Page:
As a result of the SJC’s ruling, developers can now be confident that the 30 day period within which a party may appeal a MEPA certification begins to run on the issuance of the first permit that is listed in the FEIR. Accordingly, it will be important for developers to include in their FEIRs a full list of all permits and approvals a given project may require so that the developer can trigger the 30 clock by the issuance of any one of the listed permits.
Latest Anti-SLAPP Case
In Fustolo v. Hallander, a real estate developer alleged that a reporter had defamed him in five newspaper
articles she had written about him and a real estate project he was proposing for property located in Boston’s North End. Specifically, the developer claimed that the reporter, by falsely reporting certain facts and statements by city officials and others, sought to paint him in an adverse light, and, thereby, defame him. The reporter countered by bringing a special motion to dismiss the developer’s lawsuit pursuant to the State’s Anti-SLAPP statute, G.L. c. 231, § 59H, arguing, among other things, that the articles were protected as “a statement reasonably likely to enlist public participation” in an effort “to encourage consideration or review of an issue by a legislative, executive or judicial body or any other governmental proceeding.”Where applicable, the special motion to dismiss is a powerful tool for terminating a case at an early stage without going through discovery and the other steps typical in a civil lawsuit. The trial court, however, denied the reporter’s motion to dismiss and she appealed.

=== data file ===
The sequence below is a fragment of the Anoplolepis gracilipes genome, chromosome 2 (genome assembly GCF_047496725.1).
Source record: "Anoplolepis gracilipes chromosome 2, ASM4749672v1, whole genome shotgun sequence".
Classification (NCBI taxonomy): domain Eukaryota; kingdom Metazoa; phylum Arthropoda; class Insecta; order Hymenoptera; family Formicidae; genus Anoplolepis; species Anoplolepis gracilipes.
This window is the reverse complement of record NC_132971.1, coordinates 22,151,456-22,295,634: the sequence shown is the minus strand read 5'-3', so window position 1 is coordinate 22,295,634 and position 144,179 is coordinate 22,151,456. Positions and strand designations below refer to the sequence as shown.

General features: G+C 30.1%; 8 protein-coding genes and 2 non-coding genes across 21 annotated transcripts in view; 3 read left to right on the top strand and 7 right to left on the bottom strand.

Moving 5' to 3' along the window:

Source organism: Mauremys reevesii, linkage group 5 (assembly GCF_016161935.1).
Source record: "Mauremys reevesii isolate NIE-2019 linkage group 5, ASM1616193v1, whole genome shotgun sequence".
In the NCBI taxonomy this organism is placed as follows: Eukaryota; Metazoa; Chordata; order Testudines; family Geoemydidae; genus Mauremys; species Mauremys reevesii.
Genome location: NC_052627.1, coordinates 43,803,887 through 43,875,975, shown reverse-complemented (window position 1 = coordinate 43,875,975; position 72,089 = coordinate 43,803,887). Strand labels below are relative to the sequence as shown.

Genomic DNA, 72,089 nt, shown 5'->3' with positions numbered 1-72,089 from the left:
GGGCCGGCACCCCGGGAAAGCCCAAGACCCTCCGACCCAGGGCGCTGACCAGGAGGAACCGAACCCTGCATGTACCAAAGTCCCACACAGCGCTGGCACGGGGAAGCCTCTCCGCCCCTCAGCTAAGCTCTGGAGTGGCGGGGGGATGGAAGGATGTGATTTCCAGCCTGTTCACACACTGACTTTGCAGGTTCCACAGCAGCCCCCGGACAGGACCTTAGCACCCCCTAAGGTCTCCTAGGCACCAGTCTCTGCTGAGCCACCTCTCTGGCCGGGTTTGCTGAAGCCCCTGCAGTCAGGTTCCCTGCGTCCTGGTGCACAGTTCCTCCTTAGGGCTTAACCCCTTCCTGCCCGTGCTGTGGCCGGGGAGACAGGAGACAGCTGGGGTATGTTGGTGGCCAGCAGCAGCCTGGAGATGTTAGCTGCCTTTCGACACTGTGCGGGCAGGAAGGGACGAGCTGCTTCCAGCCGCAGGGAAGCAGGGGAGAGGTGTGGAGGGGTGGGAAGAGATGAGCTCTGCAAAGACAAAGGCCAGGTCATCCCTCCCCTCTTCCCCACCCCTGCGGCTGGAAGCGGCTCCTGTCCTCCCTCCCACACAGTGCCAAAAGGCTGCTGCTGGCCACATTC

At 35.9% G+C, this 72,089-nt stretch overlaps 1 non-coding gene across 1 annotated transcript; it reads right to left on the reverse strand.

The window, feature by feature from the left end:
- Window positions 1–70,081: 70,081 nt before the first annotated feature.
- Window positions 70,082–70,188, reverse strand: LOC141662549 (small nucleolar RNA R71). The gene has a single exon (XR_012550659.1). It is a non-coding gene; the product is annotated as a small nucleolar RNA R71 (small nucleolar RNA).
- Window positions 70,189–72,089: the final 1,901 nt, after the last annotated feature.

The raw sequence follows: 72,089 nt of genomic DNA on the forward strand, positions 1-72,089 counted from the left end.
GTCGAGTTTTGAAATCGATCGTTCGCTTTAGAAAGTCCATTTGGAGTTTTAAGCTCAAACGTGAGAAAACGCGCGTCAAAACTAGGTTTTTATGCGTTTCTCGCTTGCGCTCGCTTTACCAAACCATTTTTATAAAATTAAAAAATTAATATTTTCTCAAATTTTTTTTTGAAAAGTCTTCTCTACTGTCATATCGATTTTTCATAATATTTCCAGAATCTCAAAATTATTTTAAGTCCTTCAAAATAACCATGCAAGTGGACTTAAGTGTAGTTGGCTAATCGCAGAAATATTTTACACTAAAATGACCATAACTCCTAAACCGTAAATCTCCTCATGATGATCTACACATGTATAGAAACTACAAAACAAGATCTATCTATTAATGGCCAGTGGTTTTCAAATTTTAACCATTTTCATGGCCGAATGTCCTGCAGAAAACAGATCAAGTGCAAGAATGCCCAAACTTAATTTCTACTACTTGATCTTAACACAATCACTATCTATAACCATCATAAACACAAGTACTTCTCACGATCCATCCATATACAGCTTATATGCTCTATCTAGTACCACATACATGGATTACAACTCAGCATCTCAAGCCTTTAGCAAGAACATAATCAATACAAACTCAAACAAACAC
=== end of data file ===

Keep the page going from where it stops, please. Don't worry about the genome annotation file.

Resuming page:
The SJC affirmed the trial court’s decision, holding that even if one assumed that the articles were statements which sought to enlist public participation in an effort to encourage consideration or review of an issue by the courts, executive or legislature, and therefore within the protection of the statute, because the reporter had not engaged in petitioning activities on her own behalf but as a reporter, she could not avail herself of the protection afforded by the Anti-SLAAP statute. In short, the Court held that the reporter had failed to satisfy her threshold burden of showing that the articles constituted an “exercise of [her] right of petition under the constitution.”
While the SJC’s decision in Fustolo allowed the developer’s claim to proceed, it stopped far short of indicating that the developer would prevail on the merits. In fact, the SJC strongly suggested that the developer might have a difficult time proving his defamation claim because of the protections afforded reporters in the common law of defamation. Nevertheless, Fustolo may be good news for developers to the extent it will temper coverage of the often contentious and emotion-laden context in which development projects exist.